"He can't do that! He can't do that!"
It came quick and sharp. Quick and sharp as fire answering attack.
She sat down. The sharpness had gone and her voice was shaking as she said: "You certainly must know, Ann, that he can't do that."
So they faced each other—and the whole of it. It was all opened up now.
"It's very strange to me," Katie added hotly, "that you wouldn't know that."
It seemed impossible for Ann to speak; the attack had been too quick and too sharp; evidently, too unexpected.
"I told him so," she finally whispered. "Told and told him so. That you would feel—this way. That it—couldn't be. He said no. That you felt—all differently—after last summer. And I thought so, too. Your letters sounded that way."
Katie covered her eyes for a second. It was too much as if the things she was feeling differently about were the things she was losing.
"And when you want to be happy," Ann went on, "it's not so hard to persuade yourself—be persuaded." She stopped with a sob.
"I know that," was wrung wretchedly from Katie.
"And since—since I have been happy—let myself think it could be—it just hasn't seemed it could be any other way. So I stopped thinking—hadn't been thinking—took it for granted—"
Again it wrung from Katie the this time unexpressed admission that there was nothing much easier than coming to look upon one's happiness as the inevitable.
"And Wayne kept saying," Ann went on, sobs back of her words, "that all human beings are entitled to work out their lives in their own way. You believed that, he said. And I—I thought you did, too. Your letters—"
"No," said Katie bitterly, "what I believed was that I was entitled to work out my life in my own way. Wayne got his life mixed up with mine."
The laugh which followed them was more bitter, more wretched than the words.
She had persuaded herself the more easily that she was entitled to work out her life in her own way because she had assumed Wayne would be there to stand guard over the things left from other days. He was to stay there, fixed, leaving her free to go.
She could not have explained why it was that the things she had been thinking did not seem to apply to Wayne.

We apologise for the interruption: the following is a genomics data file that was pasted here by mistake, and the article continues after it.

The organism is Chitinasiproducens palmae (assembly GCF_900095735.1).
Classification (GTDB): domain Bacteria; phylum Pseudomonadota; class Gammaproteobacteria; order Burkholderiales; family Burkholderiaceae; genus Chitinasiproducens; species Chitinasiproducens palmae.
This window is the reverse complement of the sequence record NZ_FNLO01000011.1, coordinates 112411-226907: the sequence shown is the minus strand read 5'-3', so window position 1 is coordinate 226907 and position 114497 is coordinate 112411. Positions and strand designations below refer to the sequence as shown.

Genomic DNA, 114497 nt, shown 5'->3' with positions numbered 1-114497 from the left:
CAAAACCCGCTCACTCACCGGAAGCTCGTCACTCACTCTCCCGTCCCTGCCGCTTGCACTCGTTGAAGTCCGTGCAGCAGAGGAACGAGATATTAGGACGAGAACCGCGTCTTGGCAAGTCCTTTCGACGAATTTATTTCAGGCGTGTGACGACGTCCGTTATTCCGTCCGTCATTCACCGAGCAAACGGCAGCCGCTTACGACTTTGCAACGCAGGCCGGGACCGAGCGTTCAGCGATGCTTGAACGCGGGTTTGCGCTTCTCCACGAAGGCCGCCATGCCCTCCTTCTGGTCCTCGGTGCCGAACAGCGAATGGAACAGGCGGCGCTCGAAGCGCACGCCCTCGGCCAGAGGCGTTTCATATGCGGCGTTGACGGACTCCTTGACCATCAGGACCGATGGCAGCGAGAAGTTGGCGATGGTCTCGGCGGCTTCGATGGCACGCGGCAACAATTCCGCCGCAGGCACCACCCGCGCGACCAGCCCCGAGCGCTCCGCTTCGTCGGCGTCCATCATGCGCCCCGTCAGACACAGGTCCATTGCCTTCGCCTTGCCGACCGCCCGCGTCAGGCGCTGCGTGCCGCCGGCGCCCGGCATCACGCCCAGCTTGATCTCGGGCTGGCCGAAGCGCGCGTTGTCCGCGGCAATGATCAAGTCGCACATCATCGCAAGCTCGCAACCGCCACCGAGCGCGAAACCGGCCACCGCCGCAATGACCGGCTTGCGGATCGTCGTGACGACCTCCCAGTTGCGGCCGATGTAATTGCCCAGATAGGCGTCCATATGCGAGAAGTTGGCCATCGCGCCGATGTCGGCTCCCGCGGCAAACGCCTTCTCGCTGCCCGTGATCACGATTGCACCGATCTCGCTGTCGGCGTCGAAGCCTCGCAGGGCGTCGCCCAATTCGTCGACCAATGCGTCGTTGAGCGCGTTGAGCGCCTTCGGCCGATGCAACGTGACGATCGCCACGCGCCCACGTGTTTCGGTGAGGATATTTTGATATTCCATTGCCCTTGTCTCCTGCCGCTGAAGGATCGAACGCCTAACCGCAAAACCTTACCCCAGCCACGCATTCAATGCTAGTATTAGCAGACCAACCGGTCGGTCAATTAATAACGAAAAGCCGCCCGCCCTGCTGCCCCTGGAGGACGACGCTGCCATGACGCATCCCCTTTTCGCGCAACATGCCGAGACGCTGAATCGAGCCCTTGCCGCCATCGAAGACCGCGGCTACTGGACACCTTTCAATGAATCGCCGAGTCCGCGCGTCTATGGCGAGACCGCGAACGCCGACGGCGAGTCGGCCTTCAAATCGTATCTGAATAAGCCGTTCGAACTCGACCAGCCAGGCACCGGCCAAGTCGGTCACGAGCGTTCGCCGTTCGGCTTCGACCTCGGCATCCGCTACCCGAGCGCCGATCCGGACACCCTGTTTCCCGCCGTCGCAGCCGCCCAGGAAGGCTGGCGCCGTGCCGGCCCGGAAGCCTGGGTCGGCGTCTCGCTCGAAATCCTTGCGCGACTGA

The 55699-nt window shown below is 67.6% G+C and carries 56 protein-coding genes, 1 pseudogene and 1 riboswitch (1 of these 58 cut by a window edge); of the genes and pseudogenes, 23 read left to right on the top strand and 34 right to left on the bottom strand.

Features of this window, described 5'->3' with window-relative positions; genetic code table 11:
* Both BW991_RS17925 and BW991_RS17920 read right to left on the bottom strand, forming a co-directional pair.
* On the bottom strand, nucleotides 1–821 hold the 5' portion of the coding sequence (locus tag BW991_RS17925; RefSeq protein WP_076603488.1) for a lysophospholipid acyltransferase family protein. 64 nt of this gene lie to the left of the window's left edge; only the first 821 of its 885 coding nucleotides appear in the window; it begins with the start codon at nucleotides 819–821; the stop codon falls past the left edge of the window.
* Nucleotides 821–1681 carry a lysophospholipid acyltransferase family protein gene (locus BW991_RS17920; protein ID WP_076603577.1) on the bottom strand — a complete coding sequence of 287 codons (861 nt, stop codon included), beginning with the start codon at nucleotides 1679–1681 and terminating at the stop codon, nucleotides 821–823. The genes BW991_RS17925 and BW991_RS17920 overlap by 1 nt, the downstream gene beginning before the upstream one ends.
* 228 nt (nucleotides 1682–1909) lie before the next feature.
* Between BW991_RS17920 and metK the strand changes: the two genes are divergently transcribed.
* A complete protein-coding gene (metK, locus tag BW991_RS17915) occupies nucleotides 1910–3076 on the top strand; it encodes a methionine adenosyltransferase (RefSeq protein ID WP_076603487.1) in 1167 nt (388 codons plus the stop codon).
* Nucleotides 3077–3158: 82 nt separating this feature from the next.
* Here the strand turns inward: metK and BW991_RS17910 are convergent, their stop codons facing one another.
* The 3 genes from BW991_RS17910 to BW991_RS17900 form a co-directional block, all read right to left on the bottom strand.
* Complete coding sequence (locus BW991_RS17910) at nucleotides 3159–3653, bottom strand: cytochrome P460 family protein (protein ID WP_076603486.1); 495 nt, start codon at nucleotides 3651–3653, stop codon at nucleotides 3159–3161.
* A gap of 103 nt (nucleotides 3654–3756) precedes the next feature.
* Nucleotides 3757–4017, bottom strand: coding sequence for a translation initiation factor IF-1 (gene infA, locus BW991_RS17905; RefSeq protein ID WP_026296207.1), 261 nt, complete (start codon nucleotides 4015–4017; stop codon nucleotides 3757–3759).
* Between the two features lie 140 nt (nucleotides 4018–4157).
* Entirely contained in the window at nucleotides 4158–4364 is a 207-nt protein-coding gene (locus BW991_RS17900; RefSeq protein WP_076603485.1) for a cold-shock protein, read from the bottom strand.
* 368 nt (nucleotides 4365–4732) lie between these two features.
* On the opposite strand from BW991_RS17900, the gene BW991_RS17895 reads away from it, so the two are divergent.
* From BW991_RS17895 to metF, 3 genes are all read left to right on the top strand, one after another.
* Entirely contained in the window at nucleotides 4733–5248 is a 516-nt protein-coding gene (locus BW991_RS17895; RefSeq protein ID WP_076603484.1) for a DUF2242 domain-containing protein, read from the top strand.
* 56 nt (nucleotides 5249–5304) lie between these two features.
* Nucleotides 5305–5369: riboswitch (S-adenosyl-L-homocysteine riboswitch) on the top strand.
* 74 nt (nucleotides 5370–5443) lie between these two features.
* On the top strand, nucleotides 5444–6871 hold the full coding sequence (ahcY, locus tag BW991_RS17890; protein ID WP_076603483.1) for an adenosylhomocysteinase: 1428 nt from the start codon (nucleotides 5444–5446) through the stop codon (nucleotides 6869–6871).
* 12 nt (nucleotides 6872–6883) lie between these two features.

The thing grew to something monstrous. There whirled through her mind a frenzied idea as to what they would do about sending Major Barrett a wedding announcement.
Other things whirled through her mind—as jeers, jibes, they came, a laugh behind them. A something somewhere was very commendable while it remained abstract! Having a fine large understanding about Ann had nothing to do with having Ann for a sister-in-law! "Calls" were less beautiful when responded to by one's brother! This (and this tore an ugly wound) was what came of helping people in their quests for happiness.
It was followed by a frantic longing to be with Mrs. Prescott—in the shelter of her philosophy, hugging tight those things left by the women of other days. Frightened, outraged, her impulse was to fly back to those well worn ways of yesterday.
But that was running away. Ann was there. Ann with the radiance gone; though, for just that moment, less stricken than defiant. There was something of the cunning of the desperate thing cornered in the sullen flash with which she said: "You talked a good deal about wanting me to be happy. Used to think I had a right to be. When it was Captain Prescott—"
It was unanswerable. The only answer Katie would be prepared to make to it was that she didn't believe, all things considered, it was a thing she would have said. But doubtless people lost nice shades of feeling when they became creatures at bay fighting for life.
And seemingly one would leave nothing unused. "I want you to know, Katie, that I paid back that money. The missionary money. You made me feel that it wasn't right. That I—that I ought to pay it back. I earned the money myself—some work there was for me to do at school. I wanted to—to buy a white dress with it." Ann was sobbing. "But I didn't. I sent back the money."